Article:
I was fat (now 40 lbs overweight) and not pregnant. I could not produce a child. I would never have a biological child. I was never going to be that “miracle” that you hear about all the time. If one more person told me about their “friend who decided to adopt and got pregnant” or their “friend who had only one egg and it fertilized and stuck and now they have a beautiful child,” I was going to kill someone. I had succeeded in everything else in my life, why not this? Why couldn’t I make this better? And now, at least four friends have announced they are pregnant. Why don’t I get to be like everyone else? What did I do wrong in my life to deserve this? There must be something out there. I am a former investigative reporter; certainly I can find something that will help. I scoured the internet. This was not over until I said it was over. But the question was…would it ever be over or would I always have a lingering hope out there, even if the hope was just that, hope, and would never lead to a child?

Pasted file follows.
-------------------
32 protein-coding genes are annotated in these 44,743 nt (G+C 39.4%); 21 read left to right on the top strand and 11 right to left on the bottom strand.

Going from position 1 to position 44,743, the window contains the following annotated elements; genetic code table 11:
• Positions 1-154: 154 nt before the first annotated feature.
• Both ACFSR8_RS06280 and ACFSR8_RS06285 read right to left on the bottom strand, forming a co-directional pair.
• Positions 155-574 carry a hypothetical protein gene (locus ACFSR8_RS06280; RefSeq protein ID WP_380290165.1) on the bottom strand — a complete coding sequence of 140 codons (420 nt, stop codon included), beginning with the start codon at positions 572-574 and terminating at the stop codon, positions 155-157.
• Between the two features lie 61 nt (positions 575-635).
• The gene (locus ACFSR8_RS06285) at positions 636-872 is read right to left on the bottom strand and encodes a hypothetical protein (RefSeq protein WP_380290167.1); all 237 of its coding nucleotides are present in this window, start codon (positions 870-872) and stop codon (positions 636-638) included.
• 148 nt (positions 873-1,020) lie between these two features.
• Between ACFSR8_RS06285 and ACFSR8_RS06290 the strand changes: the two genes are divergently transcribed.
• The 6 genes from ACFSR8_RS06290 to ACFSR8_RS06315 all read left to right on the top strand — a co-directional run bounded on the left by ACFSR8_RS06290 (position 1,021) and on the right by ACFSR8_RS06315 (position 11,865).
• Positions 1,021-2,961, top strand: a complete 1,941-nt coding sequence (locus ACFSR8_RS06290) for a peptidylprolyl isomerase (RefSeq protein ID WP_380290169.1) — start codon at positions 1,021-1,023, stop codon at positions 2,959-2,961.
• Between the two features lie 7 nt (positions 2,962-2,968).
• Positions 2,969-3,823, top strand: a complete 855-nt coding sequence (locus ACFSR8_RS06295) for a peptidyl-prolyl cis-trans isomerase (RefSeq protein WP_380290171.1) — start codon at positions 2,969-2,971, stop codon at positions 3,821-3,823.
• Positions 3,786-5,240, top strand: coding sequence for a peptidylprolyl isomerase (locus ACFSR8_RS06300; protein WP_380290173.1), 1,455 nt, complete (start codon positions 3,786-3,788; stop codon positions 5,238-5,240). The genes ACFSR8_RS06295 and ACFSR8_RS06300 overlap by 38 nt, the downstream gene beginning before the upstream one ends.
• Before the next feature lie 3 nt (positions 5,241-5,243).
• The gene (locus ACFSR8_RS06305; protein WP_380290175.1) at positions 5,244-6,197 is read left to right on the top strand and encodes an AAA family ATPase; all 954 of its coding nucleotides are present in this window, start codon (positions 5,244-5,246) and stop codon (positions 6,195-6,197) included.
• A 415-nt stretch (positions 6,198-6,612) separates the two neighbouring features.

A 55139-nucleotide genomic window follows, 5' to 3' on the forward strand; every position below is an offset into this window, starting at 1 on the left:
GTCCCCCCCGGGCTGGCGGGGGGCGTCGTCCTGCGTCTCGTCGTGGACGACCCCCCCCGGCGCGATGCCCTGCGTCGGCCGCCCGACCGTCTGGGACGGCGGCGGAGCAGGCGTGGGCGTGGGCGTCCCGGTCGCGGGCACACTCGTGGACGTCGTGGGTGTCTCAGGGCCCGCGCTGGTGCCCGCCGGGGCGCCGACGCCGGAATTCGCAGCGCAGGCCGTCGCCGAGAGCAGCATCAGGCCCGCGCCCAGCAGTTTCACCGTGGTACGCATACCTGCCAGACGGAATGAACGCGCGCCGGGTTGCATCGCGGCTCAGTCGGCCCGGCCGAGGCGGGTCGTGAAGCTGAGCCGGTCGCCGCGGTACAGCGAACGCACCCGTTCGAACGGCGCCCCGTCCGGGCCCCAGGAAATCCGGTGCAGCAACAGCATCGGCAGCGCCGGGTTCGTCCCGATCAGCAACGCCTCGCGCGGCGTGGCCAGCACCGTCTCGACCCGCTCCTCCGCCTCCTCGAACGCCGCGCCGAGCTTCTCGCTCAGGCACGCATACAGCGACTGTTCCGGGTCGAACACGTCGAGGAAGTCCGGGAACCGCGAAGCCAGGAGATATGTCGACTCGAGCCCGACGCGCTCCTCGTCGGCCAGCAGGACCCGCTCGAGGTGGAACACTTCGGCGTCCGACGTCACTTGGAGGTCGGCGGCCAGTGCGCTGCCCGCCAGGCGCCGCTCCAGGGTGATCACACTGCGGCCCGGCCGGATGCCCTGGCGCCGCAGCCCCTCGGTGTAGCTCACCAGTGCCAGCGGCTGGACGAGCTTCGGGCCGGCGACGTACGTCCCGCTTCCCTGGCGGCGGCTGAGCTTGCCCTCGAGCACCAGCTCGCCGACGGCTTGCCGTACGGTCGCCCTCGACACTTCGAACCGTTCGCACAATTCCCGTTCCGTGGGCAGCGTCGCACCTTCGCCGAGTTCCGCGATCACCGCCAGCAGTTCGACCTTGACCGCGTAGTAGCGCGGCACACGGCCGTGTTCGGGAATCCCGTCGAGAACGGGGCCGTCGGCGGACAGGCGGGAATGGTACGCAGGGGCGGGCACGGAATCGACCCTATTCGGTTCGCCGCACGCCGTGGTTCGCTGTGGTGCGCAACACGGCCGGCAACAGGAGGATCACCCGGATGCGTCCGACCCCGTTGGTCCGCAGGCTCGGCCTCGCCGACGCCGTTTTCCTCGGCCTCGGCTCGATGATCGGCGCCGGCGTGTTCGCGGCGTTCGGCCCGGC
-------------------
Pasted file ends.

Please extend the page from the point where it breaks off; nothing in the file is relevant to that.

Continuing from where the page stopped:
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Originally published on The Seattle Lesbian